The Government’s decision to shove through a £155million raid on bereaved families is a pretty disgraceful move.
A Tory government that has previously lambasted its Labour opposition with claims that it would bring in a death tax is insisting on sneaking in a massive hike in probate fees.
This will see the cost for some estates rise by 2,700 per cent from £125 to £6,000, but the Government has sought to get away with that by classifying it as a fee not a tax – meaning it can be waved through without a vote or debate in parliament.
In a chapter straight out of the Modern Book of British Political Blundering, the row over this took another farcical turn yesterday when in its Spring Statement documents the Government’s own spending watchdog, the Office for Budget Responsibility, said that it was a tax.
The Government has been accused of targeting the bereaved with massive probate fee hikes
It said: ‘The Treasury expects the ONS to classify the new structure – with its 2,700 per cent increase in cost for estates valued over £2million – as a tax in the National Accounts.’
The OBR also revealed it would rake in ‘£155million a year in additional tax receipts’ and be hefty enough to distort behaviour and drag down inheritance tax receipts by £5million ‘due to the incentive for individuals with estates worth close to thresholds in the new probate fee structure to reduce the value of their estates (through genuine or contrived means) to pay a lower fee.’
The increase arrives in April and will see the cost of applying for probate on an estate rocket from a flat £215 to between £250 and £6,000.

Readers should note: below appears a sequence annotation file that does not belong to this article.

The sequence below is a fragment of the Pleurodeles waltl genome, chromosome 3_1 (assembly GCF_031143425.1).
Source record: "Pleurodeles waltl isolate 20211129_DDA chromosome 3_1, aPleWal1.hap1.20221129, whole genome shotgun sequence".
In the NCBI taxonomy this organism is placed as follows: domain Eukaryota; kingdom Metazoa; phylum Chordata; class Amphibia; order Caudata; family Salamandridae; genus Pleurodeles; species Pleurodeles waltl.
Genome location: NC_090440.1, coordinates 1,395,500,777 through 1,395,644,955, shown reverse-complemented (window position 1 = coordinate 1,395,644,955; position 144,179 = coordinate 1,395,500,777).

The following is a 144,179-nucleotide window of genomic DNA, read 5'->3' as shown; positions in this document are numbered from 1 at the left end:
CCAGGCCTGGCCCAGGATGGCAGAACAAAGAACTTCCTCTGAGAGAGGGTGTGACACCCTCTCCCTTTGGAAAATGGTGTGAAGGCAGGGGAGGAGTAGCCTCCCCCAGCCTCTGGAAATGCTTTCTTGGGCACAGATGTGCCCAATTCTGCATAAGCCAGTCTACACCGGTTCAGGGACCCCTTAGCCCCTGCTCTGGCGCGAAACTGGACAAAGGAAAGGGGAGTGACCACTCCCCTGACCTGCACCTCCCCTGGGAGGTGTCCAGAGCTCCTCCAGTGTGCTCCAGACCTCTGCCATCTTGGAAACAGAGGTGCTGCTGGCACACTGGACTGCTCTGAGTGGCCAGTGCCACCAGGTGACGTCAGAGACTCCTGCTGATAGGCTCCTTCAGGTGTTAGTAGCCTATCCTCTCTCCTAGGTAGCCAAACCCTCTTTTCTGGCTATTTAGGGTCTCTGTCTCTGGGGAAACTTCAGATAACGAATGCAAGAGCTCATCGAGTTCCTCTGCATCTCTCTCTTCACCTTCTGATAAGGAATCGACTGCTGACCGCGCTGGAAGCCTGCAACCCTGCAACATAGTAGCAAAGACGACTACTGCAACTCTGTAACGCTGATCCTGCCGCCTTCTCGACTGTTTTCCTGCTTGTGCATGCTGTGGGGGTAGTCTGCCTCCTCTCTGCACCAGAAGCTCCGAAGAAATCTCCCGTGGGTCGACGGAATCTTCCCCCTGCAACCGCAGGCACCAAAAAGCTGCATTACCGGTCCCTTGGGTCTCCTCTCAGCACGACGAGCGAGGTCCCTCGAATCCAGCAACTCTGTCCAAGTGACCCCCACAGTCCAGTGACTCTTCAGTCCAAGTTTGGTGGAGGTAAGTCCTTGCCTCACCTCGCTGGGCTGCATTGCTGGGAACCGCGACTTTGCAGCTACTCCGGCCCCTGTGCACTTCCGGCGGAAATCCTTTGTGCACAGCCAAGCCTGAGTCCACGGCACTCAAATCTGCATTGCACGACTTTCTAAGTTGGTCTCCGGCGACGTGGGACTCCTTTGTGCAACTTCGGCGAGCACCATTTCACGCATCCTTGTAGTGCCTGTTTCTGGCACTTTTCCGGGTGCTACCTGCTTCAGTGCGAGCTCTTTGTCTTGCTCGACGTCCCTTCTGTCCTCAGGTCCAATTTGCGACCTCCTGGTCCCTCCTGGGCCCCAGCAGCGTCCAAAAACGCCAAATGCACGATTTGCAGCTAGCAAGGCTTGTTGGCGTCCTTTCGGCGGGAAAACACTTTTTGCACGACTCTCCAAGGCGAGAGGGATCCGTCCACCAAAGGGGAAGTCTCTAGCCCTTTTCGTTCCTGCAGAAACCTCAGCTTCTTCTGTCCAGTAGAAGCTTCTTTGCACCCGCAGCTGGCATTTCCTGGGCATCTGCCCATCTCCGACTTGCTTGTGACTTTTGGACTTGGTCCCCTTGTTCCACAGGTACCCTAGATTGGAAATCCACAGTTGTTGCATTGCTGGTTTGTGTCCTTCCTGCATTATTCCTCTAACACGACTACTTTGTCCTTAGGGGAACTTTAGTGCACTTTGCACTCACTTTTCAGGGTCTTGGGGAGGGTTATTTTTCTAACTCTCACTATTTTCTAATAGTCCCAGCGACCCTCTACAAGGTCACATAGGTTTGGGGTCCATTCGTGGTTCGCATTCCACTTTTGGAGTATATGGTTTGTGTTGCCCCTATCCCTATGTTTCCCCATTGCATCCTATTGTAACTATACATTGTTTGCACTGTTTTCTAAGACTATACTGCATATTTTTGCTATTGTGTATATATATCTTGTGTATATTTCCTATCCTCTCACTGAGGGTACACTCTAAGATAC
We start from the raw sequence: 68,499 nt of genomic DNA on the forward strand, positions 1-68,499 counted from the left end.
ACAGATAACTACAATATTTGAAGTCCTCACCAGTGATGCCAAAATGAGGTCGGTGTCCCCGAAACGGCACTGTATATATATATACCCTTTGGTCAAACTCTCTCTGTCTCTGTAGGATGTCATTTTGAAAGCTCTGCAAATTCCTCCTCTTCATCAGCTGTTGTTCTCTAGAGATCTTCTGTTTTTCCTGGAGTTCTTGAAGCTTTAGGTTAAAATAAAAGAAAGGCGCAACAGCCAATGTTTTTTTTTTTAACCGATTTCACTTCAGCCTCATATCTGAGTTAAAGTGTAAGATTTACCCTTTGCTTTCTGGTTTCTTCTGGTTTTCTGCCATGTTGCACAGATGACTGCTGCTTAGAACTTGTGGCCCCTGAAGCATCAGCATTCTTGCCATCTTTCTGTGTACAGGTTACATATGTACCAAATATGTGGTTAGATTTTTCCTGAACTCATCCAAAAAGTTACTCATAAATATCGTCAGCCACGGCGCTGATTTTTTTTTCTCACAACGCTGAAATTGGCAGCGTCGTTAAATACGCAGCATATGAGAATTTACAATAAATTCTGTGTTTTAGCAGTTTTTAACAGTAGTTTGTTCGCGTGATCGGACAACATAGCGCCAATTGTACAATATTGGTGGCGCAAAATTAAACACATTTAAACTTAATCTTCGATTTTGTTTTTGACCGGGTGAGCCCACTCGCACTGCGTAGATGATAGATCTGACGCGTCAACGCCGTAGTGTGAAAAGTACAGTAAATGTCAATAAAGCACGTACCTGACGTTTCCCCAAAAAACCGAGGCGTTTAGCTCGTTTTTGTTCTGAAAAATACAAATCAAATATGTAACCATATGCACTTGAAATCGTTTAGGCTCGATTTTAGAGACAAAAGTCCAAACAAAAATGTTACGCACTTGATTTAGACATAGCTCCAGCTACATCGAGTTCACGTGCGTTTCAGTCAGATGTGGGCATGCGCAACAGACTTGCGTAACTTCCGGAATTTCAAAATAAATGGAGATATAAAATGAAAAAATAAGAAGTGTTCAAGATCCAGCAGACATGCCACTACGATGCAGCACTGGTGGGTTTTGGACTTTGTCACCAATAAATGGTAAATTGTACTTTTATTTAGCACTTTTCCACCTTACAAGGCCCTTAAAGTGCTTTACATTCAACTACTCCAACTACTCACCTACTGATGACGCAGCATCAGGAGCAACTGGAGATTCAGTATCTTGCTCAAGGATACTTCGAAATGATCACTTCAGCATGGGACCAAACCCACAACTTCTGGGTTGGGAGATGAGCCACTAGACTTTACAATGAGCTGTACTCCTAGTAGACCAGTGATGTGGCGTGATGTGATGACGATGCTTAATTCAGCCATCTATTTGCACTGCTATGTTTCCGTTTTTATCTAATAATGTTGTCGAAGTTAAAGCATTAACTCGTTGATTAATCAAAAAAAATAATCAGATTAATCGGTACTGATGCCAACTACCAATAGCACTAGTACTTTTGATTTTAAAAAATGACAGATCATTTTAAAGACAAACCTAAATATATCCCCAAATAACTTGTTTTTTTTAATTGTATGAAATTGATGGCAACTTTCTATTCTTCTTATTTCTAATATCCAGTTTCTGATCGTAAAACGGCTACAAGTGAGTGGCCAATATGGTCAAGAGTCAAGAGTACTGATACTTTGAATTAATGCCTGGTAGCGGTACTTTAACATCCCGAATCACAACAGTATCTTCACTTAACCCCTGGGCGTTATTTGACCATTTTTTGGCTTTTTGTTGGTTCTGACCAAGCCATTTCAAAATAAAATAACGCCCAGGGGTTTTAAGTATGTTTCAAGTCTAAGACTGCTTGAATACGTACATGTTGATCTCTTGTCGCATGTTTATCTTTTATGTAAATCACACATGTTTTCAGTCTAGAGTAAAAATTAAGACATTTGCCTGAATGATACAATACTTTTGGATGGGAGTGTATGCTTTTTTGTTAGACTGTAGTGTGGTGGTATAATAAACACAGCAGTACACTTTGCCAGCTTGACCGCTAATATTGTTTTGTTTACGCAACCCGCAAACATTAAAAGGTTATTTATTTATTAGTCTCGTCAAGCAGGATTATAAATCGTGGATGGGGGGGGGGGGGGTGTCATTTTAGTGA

The Government’s defence is that only larger estates will pay more, as the fees will now be graded: on estates up to £500,000 it will be £750, on those between that level and £1million it will be £2,500, and then between £1million and £2million fees step up to £4,000, £5,000 and £6,000.
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In a way it could be worse. When I wrote about these colossal probate fee hikes when they were first proposed the Government wanted to hike them by up to 9,200 per cent to as much as £20,000.
It’s worth noting that this is not a charge for carrying out probate.
All the work in collecting the deceased’s financial details, adding up their estate and filling in the reams of forms needed for probate will already have been done by the executor.
I’ve had the misfortune of completing probate in recent years, both as an executor for my dad and then helping with my grandmother’s estate, and so I’m fully aware of how unnecessarily complicated and time-consuming the process is.
I also know that after you’ve done all that work, probate fees are paid for a glorified rubber stamping exercise.
It mystifies me why the Government is insisting on pushing ahead with what feels like a kick in the teeth for the bereaved but in the grand scheme of the public finances is a drop in the ocean.
When a consultation was run on hiking probate fees only 2 per cent of those responding said it was a good idea. It even had the opportunity to quietly drop this in 2017 and didn’t.
Quite how the Government can defend its behaviour in claiming this is not a tax to get it through has always been beyond me.
It looks like it just got rumbled.
…what the Ministry of Justice says
At 8pm last night, after the Spring Statement, the Ministry of Justice, which levies probate charges, put out a statement in which it stuck to its guns. Bizarrely, it claimed that even if something is officially classified as a tax that doesn’t mean it is a tax and it can still be a fee.
A Ministry of Justice spokesperson said: ‘This is not a tax – and any decision by the ONS to define it as such would be purely for accounting purposes. The income raised from probate fees will go towards funding a more efficient and effective courts and tribunals system.’
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